Interplay between infringement and revocation proceedings in the Unitary Patent System
In the Unitary Patent System, the Unified Patent Court (UPC) has jurisdiction over both infringement and revocation actions. However, under certain conditions, an infringement action and a parallel revocation action may be decided by different divisions of the UPC.
In the Unitary Patent System, claims for injunctive relief and damages arising from European patents can be enforced in several EU countries through centralized infringement proceedings before the Unified Patent Court (UPC). As a defense against such infringement actions, the validity of the patent may be challenged.
The validity can be challenged (irrespectively of whether an infringement action is pending) by means of an opposition against the European patent with the European Patent Office (within the opposition period). Apart from this, it is possible to file (even after opposition proceedings before the European Patent Office have been concluded) a national revocation action against a national part of the European patent (during the transitional period of seven years after the Unitary Patent System comes into force), and a revocation action before the UPC against the Unitary Patent or the parts validated in the member states of the Unitary Patent System. In addition, when an infringement action is pending before the UPC, the validity of the Unitary pPatent can be challenged by means of a revocation counteraction.
In the German patent system the bifurcation principle applies, according to which infringement and revocation actions are decided by different courts. By contrast, in most other European patent systems one and the same court can jointly decide on both infringement and validity. In the Unitary Patent System, these two principles are combined: On the one hand, the UPC has jurisdiction over both infringement and revocation actions, while on the other hand, an infringement action and a parallel revocation action may under certain conditions be decided by different divisions of the UPC. Namely, the local or regional division before which the infringement action is pending may, after hearing the parties, decide at its discretion to:
a) proceed with both the infringement action and the revocation counteraction while allocating a technically qualified judge,
b) refer the revocation counteraction for decision to the central division and suspend or proceed with the infringement action, or
c) with the agreement of the parties, refer the entire case for decision to the central division.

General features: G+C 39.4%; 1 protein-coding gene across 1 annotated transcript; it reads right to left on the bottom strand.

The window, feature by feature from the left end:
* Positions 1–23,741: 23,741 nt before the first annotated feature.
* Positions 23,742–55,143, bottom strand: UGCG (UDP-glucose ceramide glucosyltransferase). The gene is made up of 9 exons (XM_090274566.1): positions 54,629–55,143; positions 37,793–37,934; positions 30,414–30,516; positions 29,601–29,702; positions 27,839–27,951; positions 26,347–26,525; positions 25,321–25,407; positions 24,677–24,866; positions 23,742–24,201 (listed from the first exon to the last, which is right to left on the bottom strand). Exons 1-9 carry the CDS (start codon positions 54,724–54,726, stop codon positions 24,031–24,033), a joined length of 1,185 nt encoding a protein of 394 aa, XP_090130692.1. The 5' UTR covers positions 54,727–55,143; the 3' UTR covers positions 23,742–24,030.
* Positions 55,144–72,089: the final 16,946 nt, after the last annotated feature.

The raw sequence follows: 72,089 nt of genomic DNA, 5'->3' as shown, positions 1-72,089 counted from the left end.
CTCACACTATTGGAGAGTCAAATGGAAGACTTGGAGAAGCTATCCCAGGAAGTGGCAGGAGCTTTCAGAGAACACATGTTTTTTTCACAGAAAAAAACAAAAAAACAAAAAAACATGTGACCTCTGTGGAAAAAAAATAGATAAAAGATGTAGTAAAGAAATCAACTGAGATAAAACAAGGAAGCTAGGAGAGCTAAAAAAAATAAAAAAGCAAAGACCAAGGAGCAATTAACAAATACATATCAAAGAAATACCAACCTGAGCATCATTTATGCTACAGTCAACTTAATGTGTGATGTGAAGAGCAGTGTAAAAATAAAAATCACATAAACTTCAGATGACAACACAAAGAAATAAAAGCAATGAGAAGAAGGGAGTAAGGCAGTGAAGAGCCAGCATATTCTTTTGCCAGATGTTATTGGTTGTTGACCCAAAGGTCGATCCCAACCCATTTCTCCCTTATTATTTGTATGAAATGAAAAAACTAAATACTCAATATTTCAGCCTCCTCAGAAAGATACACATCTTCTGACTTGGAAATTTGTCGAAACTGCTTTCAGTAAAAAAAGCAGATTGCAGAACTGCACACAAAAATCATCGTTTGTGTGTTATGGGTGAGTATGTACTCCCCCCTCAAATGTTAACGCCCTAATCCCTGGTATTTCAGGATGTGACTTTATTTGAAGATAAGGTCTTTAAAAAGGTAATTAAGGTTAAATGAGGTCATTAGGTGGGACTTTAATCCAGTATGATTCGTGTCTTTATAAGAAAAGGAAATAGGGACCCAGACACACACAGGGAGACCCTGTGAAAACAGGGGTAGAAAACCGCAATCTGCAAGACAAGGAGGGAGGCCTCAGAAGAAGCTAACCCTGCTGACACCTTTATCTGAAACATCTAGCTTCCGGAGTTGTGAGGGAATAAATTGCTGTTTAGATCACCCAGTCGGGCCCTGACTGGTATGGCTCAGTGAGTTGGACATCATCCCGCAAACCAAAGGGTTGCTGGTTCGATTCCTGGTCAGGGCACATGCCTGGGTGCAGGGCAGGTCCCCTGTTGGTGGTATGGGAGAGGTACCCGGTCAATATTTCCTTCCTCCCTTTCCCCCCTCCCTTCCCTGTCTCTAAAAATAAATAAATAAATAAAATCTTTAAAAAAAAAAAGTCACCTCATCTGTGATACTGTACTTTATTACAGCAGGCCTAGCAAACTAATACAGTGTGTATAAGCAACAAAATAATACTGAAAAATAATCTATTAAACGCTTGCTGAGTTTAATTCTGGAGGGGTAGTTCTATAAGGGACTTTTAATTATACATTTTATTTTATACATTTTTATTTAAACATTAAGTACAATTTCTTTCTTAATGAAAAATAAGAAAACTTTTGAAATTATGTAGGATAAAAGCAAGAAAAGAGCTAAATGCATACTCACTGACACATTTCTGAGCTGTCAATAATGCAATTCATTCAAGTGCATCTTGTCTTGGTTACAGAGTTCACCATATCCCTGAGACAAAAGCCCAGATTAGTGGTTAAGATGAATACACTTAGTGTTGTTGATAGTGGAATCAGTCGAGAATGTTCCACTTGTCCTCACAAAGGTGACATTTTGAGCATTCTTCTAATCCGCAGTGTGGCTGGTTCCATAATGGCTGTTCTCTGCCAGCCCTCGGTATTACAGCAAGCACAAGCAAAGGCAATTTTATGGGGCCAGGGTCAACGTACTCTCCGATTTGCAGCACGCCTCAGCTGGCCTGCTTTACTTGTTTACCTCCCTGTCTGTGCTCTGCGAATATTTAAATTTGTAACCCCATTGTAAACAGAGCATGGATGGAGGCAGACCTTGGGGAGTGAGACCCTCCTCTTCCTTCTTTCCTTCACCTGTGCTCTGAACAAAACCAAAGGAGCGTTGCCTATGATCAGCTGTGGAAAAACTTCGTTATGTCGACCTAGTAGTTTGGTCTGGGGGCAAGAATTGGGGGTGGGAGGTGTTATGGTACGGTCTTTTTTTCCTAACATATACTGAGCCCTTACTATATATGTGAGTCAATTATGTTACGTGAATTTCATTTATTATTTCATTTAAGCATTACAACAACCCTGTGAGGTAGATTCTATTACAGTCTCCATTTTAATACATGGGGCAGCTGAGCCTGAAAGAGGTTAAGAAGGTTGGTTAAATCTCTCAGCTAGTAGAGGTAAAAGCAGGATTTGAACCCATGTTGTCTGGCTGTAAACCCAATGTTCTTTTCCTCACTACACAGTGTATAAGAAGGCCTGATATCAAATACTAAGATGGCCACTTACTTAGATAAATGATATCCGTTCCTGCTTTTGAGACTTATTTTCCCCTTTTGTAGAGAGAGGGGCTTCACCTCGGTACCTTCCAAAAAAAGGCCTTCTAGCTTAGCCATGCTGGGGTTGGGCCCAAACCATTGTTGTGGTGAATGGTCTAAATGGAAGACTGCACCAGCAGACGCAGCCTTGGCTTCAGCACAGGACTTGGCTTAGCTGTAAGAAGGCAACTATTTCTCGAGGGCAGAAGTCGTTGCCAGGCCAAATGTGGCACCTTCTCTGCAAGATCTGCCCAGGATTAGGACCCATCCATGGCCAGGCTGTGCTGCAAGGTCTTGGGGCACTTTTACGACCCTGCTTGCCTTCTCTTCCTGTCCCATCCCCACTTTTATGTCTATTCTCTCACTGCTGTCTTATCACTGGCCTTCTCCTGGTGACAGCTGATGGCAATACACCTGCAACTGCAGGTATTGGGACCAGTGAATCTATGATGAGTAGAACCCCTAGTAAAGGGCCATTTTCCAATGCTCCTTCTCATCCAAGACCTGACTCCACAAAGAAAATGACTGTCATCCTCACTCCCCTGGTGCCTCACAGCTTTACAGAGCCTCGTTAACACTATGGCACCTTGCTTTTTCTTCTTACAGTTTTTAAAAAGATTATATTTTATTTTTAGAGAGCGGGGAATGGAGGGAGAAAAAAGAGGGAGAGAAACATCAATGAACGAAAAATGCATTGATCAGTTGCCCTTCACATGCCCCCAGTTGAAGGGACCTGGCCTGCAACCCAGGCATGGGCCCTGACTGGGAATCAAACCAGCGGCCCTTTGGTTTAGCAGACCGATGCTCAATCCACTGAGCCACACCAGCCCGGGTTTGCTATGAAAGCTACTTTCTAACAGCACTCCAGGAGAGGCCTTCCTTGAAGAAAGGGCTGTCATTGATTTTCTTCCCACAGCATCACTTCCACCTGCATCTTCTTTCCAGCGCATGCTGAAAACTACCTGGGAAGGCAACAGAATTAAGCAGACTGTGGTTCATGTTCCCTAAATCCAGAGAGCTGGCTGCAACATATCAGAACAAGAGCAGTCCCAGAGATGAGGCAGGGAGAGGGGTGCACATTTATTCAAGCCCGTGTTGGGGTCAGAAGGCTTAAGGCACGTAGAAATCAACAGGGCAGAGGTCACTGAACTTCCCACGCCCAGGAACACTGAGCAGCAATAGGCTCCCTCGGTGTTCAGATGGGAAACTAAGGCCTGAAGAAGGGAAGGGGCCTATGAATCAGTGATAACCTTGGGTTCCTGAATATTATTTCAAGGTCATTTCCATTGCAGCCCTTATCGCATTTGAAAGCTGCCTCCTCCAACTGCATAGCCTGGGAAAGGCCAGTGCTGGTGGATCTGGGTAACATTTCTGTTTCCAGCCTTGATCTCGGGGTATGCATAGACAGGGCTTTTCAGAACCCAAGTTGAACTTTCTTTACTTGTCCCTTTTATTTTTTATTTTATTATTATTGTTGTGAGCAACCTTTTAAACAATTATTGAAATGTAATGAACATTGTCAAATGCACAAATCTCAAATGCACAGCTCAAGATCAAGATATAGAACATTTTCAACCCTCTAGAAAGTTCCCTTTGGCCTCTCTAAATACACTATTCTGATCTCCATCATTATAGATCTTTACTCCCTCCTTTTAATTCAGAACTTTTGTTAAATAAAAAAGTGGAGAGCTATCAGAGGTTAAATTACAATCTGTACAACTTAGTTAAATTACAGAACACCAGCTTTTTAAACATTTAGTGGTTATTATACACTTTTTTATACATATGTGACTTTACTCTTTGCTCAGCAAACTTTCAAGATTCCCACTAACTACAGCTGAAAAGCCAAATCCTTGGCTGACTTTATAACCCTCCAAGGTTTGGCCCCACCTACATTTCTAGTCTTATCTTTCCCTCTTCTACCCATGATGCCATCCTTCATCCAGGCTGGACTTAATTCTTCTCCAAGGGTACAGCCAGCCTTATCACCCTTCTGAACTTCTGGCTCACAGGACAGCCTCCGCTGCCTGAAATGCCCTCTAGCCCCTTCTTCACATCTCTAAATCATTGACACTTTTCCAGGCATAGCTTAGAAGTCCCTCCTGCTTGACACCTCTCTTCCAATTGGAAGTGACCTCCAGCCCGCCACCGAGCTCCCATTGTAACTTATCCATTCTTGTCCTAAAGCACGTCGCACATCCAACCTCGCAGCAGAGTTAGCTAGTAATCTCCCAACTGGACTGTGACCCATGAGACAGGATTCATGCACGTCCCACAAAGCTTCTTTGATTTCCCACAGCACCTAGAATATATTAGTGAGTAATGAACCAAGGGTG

Thus, in cases a) and c), infringement and validity are decided by the same division, whereas case b) corresponds in a way to the German bifurcation principle. However, whether in particular the German local divisions, which are expected to receive most infringement actions in Europe, will choose alternative b) and thus relinquish competences assigned to them, may be doubted, but it remains to be seen how the courts will handle this in practice. Furthermore, the patent proprietor will in general not agree to alternative c), because he has already decided to file the infringement action with the respective local or regional division, and the transfer to the central division could delay the case.
The situation is more complicated if an independent revocation action is pending before the central division and the patent proprietor only subsequently files an infringement action before a local or regional division against the plaintiff in the revocation action, so that the revocation and the infringement proceedings are initially separated. In this situation, the plaintiff in the revocation action (defendant in the infringement action) may file a revocation counteraction in addition to its central revocation action. The central revocation proceedings are then in general suspended, and the local or regional division may proceed at its discretion as described above. For example, it may then reconnect the two actions according to options a) or c). However, in exercising its discretion, the local or regional division must take into consideration the status of the central revocation proceedings.
Finally, infringement proceedings before the UPC may also be suspended if there are pending invalidity proceedings before the European Patent Office or a national authority, at least when a decision in the invalidity proceedings may be expected to be given rapidly.
|Local or regional division decides at ist discretion:||Revocation counteraction||Infringement action|
|b)||Refer to central division||Proceed|
|b)||Refer to central division||Suspend|
|c) (with agreement of the parties)||Refer to central division||Refer to central division|